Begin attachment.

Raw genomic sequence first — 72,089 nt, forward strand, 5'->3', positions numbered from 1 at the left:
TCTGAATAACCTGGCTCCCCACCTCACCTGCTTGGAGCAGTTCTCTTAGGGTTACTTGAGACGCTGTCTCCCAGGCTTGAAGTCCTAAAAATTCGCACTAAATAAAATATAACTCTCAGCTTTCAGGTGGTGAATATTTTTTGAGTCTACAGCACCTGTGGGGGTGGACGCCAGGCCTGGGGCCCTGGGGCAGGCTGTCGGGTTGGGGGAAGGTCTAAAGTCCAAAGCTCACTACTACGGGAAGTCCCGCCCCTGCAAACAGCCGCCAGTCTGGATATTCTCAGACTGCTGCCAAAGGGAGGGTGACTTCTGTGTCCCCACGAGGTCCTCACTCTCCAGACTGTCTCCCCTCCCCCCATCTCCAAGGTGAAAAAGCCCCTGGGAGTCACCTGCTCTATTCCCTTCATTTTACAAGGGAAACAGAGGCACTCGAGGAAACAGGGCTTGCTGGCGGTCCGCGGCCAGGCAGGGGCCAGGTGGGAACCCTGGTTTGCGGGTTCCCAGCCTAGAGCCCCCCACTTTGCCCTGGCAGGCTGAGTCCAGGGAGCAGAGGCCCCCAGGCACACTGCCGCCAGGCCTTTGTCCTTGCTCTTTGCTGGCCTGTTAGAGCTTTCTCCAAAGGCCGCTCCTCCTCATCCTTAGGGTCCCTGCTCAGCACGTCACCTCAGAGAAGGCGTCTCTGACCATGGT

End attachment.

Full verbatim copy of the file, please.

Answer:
Raw genomic sequence first — 72,089 nt, forward strand, 5'->3', positions numbered from 1 at the left:
TCTGAATAACCTGGCTCCCCACCTCACCTGCTTGGAGCAGTTCTCTTAGGGTTACTTGAGACGCTGTCTCCCAGGCTTGAAGTCCTAAAAATTCGCACTAAATAAAATATAACTCTCAGCTTTCAGGTGGTGAATATTTTTTGAGTCTACAGCACCTGTGGGGGTGGACGCCAGGCCTGGGGCCCTGGGGCAGGCTGTCGGGTTGGGGGAAGGTCTAAAGTCCAAAGCTCACTACTACGGGAAGTCCCGCCCCTGCAAACAGCCGCCAGTCTGGATATTCTCAGACTGCTGCCAAAGGGAGGGTGACTTCTGTGTCCCCACGAGGTCCTCACTCTCCAGACTGTCTCCCCTCCCCCCATCTCCAAGGTGAAAAAGCCCCTGGGAGTCACCTGCTCTATTCCCTTCATTTTACAAGGGAAACAGAGGCACTCGAGGAAACAGGGCTTGCTGGCGGTCCGCGGCCAGGCAGGGGCCAGGTGGGAACCCTGGTTTGCGGGTTCCCAGCCTAGAGCCCCCCACTTTGCCCTGGCAGGCTGAGTCCAGGGAGCAGAGGCCCCCAGGCACACTGCCGCCAGGCCTTTGTCCTTGCTCTTTGCTGGCCTGTTAGAGCTTTCTCCAAAGGCCGCTCCTCCTCATCCTTAGGGTCCCTGCTCAGCACGTCACCTCAGAGAAGGCGTCTCTGACCATGGT